All of this story brings me closer to the point I want to make.

Mike and I have six young adult children. What I want desperately for each of them is that they find someone fashioned just right for them to journey with through life. I want each of them to dance with delight because they are so well loved and to find the embrace of one with whom they know they are “home.” One who, at last, is flesh of their flesh. I want them to shiver with the pleasures of intimacy and break into grins when their special other turns the corner. I want them to have that someone they trust and can count on when cancer strikes, when stress is high. I want them to giggle when they climb into bed next to each other even when they are growing old.

I want that for each of our six children and for you and for your children and our neighbors and for our neighbor’s children. And here’s the kicker–one of our kids is gay and that doesn’t change one bit my hopes and prayers and dreams–they are the same for all six of our kids. I want them to know, if they want to know, I want them to really know love. I want them not to have to live life alone. And not to have to pretend to be who they aren’t because there isn’t anything more lonely than that. I don’t care if the one my kid loves is he, she or they. I want them to find the one for whom they say, “at last.”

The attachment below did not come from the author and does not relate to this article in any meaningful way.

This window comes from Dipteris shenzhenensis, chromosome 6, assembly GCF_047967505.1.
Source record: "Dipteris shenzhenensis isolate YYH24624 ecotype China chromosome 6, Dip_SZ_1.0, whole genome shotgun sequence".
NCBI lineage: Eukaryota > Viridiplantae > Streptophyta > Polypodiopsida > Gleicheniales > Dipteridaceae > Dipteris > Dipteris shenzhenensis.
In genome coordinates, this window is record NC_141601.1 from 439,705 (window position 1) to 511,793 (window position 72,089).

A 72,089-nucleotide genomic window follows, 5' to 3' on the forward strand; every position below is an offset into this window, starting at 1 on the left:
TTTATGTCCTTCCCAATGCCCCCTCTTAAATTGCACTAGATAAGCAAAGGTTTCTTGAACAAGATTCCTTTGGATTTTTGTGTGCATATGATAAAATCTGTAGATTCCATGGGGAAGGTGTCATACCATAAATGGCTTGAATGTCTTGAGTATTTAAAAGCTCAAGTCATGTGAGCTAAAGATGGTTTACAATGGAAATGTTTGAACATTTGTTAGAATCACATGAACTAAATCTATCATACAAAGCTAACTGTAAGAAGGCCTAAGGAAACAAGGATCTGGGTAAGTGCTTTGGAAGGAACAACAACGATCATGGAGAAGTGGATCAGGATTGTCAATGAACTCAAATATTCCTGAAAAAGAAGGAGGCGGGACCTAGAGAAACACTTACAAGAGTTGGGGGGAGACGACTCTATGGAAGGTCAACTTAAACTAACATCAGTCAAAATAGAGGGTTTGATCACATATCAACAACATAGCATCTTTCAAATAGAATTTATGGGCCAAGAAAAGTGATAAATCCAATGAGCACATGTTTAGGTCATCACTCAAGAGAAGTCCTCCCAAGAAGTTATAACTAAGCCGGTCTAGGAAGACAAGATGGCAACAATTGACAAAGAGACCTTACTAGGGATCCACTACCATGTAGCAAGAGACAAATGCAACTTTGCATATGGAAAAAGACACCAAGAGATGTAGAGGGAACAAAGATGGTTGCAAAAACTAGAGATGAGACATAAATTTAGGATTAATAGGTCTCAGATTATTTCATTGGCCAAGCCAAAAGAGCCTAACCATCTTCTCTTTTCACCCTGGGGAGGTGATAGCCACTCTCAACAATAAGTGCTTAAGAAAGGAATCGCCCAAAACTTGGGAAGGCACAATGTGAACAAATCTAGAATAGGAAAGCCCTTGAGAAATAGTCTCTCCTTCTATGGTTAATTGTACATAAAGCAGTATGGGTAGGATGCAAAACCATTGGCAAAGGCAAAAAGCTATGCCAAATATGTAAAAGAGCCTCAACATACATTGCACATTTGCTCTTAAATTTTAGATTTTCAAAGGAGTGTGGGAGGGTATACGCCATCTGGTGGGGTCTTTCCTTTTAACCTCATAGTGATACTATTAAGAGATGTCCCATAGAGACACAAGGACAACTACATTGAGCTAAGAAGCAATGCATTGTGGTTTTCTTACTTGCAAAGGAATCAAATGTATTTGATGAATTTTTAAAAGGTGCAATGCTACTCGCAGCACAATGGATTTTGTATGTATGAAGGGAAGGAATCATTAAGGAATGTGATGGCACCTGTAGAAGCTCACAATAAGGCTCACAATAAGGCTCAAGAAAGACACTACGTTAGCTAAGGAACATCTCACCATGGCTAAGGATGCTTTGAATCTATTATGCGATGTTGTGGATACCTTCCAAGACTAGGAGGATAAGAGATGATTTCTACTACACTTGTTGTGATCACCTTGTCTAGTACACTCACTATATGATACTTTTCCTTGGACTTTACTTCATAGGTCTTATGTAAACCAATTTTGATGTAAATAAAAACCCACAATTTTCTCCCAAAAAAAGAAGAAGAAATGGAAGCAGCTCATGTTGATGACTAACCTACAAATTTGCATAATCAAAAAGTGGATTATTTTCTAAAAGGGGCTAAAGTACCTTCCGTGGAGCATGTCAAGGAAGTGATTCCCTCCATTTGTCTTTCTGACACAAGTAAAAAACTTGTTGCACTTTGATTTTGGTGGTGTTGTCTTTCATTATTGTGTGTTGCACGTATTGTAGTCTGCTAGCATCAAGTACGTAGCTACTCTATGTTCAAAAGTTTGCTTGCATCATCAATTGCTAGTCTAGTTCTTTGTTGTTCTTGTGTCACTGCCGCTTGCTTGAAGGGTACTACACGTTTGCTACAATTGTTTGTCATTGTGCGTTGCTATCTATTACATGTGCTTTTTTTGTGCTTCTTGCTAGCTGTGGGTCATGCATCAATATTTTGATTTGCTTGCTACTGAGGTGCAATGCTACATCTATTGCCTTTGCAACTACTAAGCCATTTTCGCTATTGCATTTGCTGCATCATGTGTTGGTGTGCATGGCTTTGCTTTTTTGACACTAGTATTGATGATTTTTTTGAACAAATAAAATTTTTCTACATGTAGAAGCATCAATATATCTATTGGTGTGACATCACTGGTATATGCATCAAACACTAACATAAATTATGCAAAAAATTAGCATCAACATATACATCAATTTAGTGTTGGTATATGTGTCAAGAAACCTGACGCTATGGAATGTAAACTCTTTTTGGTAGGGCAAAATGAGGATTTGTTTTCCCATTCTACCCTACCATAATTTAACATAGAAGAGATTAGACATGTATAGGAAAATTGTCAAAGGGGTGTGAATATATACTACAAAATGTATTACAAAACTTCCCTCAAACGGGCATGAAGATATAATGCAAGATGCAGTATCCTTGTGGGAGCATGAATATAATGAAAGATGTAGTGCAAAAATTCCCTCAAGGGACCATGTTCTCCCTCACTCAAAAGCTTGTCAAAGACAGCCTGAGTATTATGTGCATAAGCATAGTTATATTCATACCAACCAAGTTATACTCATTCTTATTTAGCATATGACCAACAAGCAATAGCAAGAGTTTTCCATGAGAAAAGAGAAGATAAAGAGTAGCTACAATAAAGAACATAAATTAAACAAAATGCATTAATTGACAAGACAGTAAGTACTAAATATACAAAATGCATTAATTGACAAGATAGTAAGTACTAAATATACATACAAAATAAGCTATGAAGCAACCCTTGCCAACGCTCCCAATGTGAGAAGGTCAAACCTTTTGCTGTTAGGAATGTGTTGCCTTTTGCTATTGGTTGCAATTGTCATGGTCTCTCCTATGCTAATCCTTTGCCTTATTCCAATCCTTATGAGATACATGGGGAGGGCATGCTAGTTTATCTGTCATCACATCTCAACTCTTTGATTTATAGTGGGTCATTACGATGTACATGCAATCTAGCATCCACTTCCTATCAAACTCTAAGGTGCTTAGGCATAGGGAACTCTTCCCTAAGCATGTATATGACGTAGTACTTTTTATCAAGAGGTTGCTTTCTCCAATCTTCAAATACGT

Once upon a time and even now, there are those so caught up in religious rules and regulations they would deny the holiness of the love Mike and I share because we were both married before. And right now, this very week when there’s so much hurt and so much heart ache and sorrow out there and each of us needs another to shore us up and help us find home, this very week there are religious zealots who have written a heinous and ugly declaration denying the holiness of love to those who are LGBTQ+.

To them I say, Stop it already! God’s love is bigger than your limited imaginations.

And to God I say, Thank you. Thank you. Thank you for second chances. Thank you for the gift of my Mike. Thank you that as soon as I finish writing and click “publish” I will go upstairs and climb into bed and giggle as I nestle under the sheets and onto my pillows and next to my already sleeping sweet husband.

Thank you, God. Thank you. Thank you.